The early history of the parish dates back to the time of the Spanish occupation of Louisiana, when, in 1797, Jose M. Mora was granted a large tract of land between the Rio Hondo (now Calcasieu) and the Sabine River, known for years as the "Neutral Strip". After the grant to Mora, this area became a refuge for "desperadoes from the eastern states" and for outlaws and "filibusters from Carolina, Georgia, and Mississippi".
This strip of land, long in dispute between Spain and the United States after France had ceded Louisiana to the American government in 1803, was definitively acquired by the US by treaty in 1819. Originally, Spanish land grants were recognized when proof of ownership was established, but most grants in Calcasieu were made to actual settlers. By an act of Congress approved on March 3, 1823, this strip of land was attached to the district south of the Red River.
Some time elapsed before settlers took up permanent claims. Among these early families we find the names of Ryan, Perkins, LeBleu, Deviers, and Henderson. Acadians from the eastern parishes of Louisiana also emigrated to this area, so that today the population is mixed, consisting of Creoles, Acadians, Americans, and Indians.
When Imperial Calcasieu Parish was created in 1840 from the Parish of Saint Landry, it actually comprised the area of what is now five parishes. On August 24, 1840, a half-dozen men met to organize as representatives for six wards that later became five parishes. Since there was no courthouse or public buildings, the meeting had to be held in a private dwelling, and the one chosen was the large, rough-hewed home of Arsene LeBleu near present-day Chloe. The first jury men who assembled that day were David Simmons, Alexander Hebert, Michel Pithon, Henry Moss, Rees Perkins, and Thomas M. Williams. They first elected officers and a parish clerk and decided upon a set of simple parliamentary rules which would give their president authority to keep their meetings orderly and progressive.
When it came time to pick a "parish town" (seat), the jury had to do its first real deliberating. Locations nominated were Lisbon (west of the Calcasieu River), Comasaque Bluff (east of the river, later called Marsh Bayou Bluff), Centre (in the center of the parish), and Faulk's Bluff (a point of land above Joseph Faulk's place). In the voting that followed, Comasaque Bluff emerged the winner after the president voted to break a tie between it and Lisbon.
In other proceedings at that historic meeting, the jury men took the easy route in coming up with a slate of parish laws...it simply adopted all of the laws then in force in Saint Landry Parish. Appointments were also made that day of a parish constable, a parish treasurer, two parish assessors, and an operator of the ferry at Buchanan's crossing. The assessors were allowed two months to assess all of the property in the parish and given a salary of $90.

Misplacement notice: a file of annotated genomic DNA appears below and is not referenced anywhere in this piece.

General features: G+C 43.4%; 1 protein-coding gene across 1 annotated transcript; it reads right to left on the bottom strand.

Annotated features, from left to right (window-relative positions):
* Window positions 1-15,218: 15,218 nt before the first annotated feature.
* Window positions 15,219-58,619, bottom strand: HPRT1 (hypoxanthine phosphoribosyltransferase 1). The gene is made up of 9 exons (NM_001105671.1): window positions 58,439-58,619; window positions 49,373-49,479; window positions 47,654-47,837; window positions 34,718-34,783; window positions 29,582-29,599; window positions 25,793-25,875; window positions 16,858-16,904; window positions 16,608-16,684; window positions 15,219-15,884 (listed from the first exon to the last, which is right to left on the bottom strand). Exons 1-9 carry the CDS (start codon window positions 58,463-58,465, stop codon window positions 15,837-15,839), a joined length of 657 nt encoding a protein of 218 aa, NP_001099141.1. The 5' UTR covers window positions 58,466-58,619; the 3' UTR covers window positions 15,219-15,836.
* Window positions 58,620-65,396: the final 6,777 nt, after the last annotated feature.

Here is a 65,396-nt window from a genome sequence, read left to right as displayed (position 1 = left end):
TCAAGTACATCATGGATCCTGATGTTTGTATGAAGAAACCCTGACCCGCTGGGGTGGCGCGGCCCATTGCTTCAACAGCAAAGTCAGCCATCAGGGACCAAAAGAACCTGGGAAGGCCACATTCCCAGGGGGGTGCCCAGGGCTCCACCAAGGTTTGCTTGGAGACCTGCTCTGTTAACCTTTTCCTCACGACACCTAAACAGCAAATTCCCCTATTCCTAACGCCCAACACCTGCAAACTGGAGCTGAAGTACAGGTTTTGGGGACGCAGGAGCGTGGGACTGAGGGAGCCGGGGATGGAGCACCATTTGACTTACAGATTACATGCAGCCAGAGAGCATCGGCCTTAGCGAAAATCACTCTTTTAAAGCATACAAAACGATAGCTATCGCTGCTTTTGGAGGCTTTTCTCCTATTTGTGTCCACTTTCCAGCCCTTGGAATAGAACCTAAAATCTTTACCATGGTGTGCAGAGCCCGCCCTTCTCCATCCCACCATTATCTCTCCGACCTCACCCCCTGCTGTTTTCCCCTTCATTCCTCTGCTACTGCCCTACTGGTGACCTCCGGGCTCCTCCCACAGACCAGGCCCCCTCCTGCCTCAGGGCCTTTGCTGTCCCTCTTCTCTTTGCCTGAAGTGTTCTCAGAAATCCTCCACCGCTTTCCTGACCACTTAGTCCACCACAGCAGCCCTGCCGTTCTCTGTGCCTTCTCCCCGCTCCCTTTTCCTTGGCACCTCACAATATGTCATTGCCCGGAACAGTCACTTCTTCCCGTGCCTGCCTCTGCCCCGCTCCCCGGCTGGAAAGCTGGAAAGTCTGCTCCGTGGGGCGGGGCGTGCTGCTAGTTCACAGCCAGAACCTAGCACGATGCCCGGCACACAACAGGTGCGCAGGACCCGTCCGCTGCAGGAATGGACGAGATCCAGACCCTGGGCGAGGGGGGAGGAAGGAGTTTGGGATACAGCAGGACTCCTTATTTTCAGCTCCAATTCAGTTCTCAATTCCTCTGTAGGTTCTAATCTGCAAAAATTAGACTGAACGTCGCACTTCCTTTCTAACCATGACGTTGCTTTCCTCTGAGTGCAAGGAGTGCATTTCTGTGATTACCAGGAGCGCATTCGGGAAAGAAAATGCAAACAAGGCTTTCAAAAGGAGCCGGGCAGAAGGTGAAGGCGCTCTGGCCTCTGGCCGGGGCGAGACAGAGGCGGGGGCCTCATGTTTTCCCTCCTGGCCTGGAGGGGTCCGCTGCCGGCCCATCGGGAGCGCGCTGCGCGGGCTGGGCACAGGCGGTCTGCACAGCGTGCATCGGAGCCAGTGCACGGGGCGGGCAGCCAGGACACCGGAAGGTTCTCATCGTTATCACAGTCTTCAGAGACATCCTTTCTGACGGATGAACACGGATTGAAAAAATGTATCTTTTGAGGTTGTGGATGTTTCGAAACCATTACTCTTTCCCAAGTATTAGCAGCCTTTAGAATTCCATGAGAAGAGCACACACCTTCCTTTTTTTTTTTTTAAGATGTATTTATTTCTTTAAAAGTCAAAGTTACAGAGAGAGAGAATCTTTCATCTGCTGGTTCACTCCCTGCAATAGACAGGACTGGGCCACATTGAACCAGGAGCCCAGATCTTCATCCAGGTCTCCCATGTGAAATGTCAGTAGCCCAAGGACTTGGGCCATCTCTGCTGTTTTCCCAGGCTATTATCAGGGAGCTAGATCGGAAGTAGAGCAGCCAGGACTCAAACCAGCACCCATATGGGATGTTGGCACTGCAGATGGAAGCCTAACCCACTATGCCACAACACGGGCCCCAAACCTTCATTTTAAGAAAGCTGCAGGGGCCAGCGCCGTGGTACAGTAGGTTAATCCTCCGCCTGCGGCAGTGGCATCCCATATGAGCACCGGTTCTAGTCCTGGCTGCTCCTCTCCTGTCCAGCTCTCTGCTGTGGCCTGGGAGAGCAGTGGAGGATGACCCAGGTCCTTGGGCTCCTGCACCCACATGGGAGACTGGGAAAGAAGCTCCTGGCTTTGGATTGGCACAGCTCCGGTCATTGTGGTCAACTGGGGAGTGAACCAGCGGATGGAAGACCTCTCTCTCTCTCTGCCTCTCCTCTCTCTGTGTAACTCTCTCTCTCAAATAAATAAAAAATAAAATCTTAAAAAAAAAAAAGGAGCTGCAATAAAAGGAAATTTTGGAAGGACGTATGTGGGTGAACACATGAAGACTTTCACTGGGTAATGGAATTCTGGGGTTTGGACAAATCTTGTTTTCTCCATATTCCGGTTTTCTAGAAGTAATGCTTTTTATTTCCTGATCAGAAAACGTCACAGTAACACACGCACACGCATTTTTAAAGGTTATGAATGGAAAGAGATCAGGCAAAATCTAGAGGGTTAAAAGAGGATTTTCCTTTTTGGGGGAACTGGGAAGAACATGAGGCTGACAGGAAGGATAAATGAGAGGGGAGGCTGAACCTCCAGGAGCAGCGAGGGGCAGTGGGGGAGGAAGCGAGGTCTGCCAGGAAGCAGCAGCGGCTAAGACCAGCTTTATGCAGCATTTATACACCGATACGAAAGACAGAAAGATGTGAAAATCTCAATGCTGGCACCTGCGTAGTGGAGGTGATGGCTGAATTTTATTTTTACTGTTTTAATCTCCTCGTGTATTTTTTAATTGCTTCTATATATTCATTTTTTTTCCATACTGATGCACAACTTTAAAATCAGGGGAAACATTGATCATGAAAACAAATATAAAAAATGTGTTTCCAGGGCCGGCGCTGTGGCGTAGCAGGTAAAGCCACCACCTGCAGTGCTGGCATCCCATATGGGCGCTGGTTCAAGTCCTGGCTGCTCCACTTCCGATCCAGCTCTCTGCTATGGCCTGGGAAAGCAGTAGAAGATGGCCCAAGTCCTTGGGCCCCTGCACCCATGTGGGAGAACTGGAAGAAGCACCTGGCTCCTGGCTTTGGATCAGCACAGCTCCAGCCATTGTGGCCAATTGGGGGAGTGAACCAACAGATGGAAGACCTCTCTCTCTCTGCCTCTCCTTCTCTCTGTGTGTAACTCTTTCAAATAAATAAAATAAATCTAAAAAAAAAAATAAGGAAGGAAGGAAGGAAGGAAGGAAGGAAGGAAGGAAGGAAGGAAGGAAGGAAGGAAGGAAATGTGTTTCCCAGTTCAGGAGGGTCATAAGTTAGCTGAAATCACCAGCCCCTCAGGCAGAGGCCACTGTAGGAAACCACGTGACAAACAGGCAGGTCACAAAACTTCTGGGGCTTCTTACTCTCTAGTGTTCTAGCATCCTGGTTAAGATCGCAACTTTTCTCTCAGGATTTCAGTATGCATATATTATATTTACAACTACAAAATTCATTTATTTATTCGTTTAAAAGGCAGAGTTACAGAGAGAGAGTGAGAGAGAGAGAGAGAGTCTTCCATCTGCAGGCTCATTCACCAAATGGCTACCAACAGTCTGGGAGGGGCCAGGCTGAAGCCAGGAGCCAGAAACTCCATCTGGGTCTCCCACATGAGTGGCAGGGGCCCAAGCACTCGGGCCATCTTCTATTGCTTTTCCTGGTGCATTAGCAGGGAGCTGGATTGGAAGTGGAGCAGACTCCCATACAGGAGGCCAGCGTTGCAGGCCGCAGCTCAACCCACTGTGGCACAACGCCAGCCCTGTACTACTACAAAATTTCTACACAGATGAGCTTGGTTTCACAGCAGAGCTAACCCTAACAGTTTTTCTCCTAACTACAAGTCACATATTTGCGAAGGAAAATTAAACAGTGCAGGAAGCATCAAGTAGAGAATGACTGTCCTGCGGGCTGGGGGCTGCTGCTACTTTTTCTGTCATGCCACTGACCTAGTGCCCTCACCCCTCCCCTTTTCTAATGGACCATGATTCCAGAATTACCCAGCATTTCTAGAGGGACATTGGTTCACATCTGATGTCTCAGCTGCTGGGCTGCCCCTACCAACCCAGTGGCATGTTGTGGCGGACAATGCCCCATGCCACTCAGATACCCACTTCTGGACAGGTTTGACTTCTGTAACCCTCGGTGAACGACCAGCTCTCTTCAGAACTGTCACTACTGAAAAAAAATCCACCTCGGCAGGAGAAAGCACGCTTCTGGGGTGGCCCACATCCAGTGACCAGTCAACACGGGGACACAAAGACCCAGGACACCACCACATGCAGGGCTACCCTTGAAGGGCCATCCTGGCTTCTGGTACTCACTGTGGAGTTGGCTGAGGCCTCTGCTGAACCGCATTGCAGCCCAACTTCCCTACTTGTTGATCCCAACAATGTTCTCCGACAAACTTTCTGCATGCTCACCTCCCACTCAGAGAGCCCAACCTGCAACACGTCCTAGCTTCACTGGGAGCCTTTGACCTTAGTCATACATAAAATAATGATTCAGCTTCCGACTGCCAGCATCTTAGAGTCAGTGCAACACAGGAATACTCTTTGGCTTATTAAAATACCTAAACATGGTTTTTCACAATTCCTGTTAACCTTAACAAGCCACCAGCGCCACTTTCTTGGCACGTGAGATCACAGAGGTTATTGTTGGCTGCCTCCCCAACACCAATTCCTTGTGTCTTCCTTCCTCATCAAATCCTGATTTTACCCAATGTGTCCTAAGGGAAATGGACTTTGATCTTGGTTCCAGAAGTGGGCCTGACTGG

The second meeting of the jury men was held on September 14, 1840, at which time a survey was authorized of land known then as Marsh Bayou Bluff for the purpose of establishing a seat of justice and for the erection of a courthouse and jail there.
The next meeting was on December 8, 1840. It was resolved at this meeting that the seat of justice be given the name of Marion. In 1843, the Legislature authorized the people to vote on the question of moving the parish seat, but apparently no change was made at that time. In 1852, however, Jacob Ryan secured the removal of the seat of justice from Marion to the east bank of Lake Charles. This parish seat was incorporated as a town in 1857 as Charleston and was reincorporated in 1868 as Lake Charles. It is located about six miles from the original parish seat of Marion, which is now known as Old Town. The name, Lake Charles, perpetuates the memory of one of the first settlers, Charles Sallier, an Italian who took up land in this area at the beginning of the 19th century.
The parish boundary was reduced in 1870 when Cameron Parish was cut off from the south portion of Imperial Calcasieu. These limits remained until 1912, at which time it comprised an area of over 3,600 square miles and was the largest parish in the state, and for this reason is sometimes called "Imperial Calcasieu". In 1912, the three parishes of Allen, Beauregard, and Jefferson Davis, with a total area of approximately 2,548 square miles, were cut off from the Parish of Calcasieu. These were the last parishes created in Louisiana.
The river from which the parish takes its name is shown on older maps as "Bayou Quelqueshue" and sometimes as Calcasieu. Calcasieu, which means "crying eagle" in English, is said to have been the name of an Attakapas Indian chief who gave a peculiar cry like an eagle as he went into battle.